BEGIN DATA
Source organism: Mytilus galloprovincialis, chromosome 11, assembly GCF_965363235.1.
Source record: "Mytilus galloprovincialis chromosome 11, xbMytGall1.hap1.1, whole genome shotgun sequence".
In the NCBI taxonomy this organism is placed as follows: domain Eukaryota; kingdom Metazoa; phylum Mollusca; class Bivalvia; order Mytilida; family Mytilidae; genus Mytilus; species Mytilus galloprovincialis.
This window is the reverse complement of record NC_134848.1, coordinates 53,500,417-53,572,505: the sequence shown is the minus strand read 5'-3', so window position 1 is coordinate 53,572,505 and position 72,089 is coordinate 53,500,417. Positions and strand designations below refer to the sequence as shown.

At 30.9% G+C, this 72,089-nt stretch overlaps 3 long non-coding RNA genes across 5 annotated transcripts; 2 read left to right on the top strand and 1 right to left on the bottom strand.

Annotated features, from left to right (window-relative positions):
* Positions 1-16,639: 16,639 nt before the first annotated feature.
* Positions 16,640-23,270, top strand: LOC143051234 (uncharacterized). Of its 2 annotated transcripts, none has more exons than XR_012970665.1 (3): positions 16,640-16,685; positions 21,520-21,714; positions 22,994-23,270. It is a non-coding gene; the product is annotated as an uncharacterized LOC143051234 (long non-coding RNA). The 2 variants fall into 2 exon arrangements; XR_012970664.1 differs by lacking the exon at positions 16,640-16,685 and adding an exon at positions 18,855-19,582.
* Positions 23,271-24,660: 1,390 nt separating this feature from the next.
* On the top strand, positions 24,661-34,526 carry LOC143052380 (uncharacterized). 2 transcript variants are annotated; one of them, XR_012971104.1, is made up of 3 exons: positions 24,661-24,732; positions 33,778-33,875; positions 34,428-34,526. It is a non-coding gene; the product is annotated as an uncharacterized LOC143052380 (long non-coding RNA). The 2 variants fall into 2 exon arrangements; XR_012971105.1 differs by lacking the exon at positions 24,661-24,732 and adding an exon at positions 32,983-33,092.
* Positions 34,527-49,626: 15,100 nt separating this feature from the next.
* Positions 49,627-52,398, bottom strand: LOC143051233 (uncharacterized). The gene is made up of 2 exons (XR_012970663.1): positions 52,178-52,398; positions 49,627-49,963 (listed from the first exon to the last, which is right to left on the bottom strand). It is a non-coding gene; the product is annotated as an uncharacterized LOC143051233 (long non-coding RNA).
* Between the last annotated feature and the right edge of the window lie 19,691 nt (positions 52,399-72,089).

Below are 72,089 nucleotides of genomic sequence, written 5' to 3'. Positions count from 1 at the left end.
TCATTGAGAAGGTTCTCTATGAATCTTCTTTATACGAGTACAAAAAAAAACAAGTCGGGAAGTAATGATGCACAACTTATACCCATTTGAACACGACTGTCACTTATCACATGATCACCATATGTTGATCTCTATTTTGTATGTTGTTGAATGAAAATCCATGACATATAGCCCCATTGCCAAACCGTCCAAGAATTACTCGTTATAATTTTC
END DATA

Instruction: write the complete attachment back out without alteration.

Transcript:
Source organism: Mytilus galloprovincialis, chromosome 11, assembly GCF_965363235.1.
Source record: "Mytilus galloprovincialis chromosome 11, xbMytGall1.hap1.1, whole genome shotgun sequence".
In the NCBI taxonomy this organism is placed as follows: domain Eukaryota; kingdom Metazoa; phylum Mollusca; class Bivalvia; order Mytilida; family Mytilidae; genus Mytilus; species Mytilus galloprovincialis.
This window is the reverse complement of record NC_134848.1, coordinates 53,500,417-53,572,505: the sequence shown is the minus strand read 5'-3', so window position 1 is coordinate 53,572,505 and position 72,089 is coordinate 53,500,417. Positions and strand designations below refer to the sequence as shown.

At 30.9% G+C, this 72,089-nt stretch overlaps 3 long non-coding RNA genes across 5 annotated transcripts; 2 read left to right on the top strand and 1 right to left on the bottom strand.

Annotated features, from left to right (window-relative positions):
* Positions 1-16,639: 16,639 nt before the first annotated feature.
* Positions 16,640-23,270, top strand: LOC143051234 (uncharacterized). Of its 2 annotated transcripts, none has more exons than XR_012970665.1 (3): positions 16,640-16,685; positions 21,520-21,714; positions 22,994-23,270. It is a non-coding gene; the product is annotated as an uncharacterized LOC143051234 (long non-coding RNA). The 2 variants fall into 2 exon arrangements; XR_012970664.1 differs by lacking the exon at positions 16,640-16,685 and adding an exon at positions 18,855-19,582.
* Positions 23,271-24,660: 1,390 nt separating this feature from the next.
* On the top strand, positions 24,661-34,526 carry LOC143052380 (uncharacterized). 2 transcript variants are annotated; one of them, XR_012971104.1, is made up of 3 exons: positions 24,661-24,732; positions 33,778-33,875; positions 34,428-34,526. It is a non-coding gene; the product is annotated as an uncharacterized LOC143052380 (long non-coding RNA). The 2 variants fall into 2 exon arrangements; XR_012971105.1 differs by lacking the exon at positions 24,661-24,732 and adding an exon at positions 32,983-33,092.
* Positions 34,527-49,626: 15,100 nt separating this feature from the next.
* Positions 49,627-52,398, bottom strand: LOC143051233 (uncharacterized). The gene is made up of 2 exons (XR_012970663.1): positions 52,178-52,398; positions 49,627-49,963 (listed from the first exon to the last, which is right to left on the bottom strand). It is a non-coding gene; the product is annotated as an uncharacterized LOC143051233 (long non-coding RNA).
* Between the last annotated feature and the right edge of the window lie 19,691 nt (positions 52,399-72,089).

Below are 72,089 nucleotides of genomic sequence, written 5' to 3'. Positions count from 1 at the left end.
TCATTGAGAAGGTTCTCTATGAATCTTCTTTATACGAGTACAAAAAAAAACAAGTCGGGAAGTAATGATGCACAACTTATACCCATTTGAACACGACTGTCACTTATCACATGATCACCATATGTTGATCTCTATTTTGTATGTTGTTGAATGAAAATCCATGACATATAGCCCCATTGCCAAACCGTCCAAGAATTACTCGTTATAATTTTC